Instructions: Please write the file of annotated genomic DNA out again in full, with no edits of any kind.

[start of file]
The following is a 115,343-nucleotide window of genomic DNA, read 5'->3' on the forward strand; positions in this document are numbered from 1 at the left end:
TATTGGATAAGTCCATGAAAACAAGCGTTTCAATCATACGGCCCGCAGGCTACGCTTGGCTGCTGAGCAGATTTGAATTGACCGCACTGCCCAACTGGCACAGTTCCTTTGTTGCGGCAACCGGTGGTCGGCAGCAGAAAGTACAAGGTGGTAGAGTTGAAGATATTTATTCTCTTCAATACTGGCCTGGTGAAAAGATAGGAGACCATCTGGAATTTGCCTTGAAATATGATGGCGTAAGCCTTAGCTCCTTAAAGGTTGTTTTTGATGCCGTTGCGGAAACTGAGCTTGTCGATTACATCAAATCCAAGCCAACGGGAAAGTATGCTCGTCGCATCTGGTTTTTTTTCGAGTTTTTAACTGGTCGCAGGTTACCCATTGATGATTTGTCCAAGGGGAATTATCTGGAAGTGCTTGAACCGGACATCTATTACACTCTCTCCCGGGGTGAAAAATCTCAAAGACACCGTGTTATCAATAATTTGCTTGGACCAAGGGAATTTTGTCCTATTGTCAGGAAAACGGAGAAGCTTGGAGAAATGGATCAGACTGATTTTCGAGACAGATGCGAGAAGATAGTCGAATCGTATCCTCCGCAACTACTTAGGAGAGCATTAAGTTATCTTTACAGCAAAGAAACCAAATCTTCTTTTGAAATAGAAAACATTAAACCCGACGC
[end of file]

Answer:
The following is a 115,343-nucleotide window of genomic DNA, read 5'->3' on the forward strand; positions in this document are numbered from 1 at the left end:
TATTGGATAAGTCCATGAAAACAAGCGTTTCAATCATACGGCCCGCAGGCTACGCTTGGCTGCTGAGCAGATTTGAATTGACCGCACTGCCCAACTGGCACAGTTCCTTTGTTGCGGCAACCGGTGGTCGGCAGCAGAAAGTACAAGGTGGTAGAGTTGAAGATATTTATTCTCTTCAATACTGGCCTGGTGAAAAGATAGGAGACCATCTGGAATTTGCCTTGAAATATGATGGCGTAAGCCTTAGCTCCTTAAAGGTTGTTTTTGATGCCGTTGCGGAAACTGAGCTTGTCGATTACATCAAATCCAAGCCAACGGGAAAGTATGCTCGTCGCATCTGGTTTTTTTTCGAGTTTTTAACTGGTCGCAGGTTACCCATTGATGATTTGTCCAAGGGGAATTATCTGGAAGTGCTTGAACCGGACATCTATTACACTCTCTCCCGGGGTGAAAAATCTCAAAGACACCGTGTTATCAATAATTTGCTTGGACCAAGGGAATTTTGTCCTATTGTCAGGAAAACGGAGAAGCTTGGAGAAATGGATCAGACTGATTTTCGAGACAGATGCGAGAAGATAGTCGAATCGTATCCTCCGCAACTACTTAGGAGAGCATTAAGTTATCTTTACAGCAAAGAAACCAAATCTTCTTTTGAAATAGAAAACATTAAACCCGACGC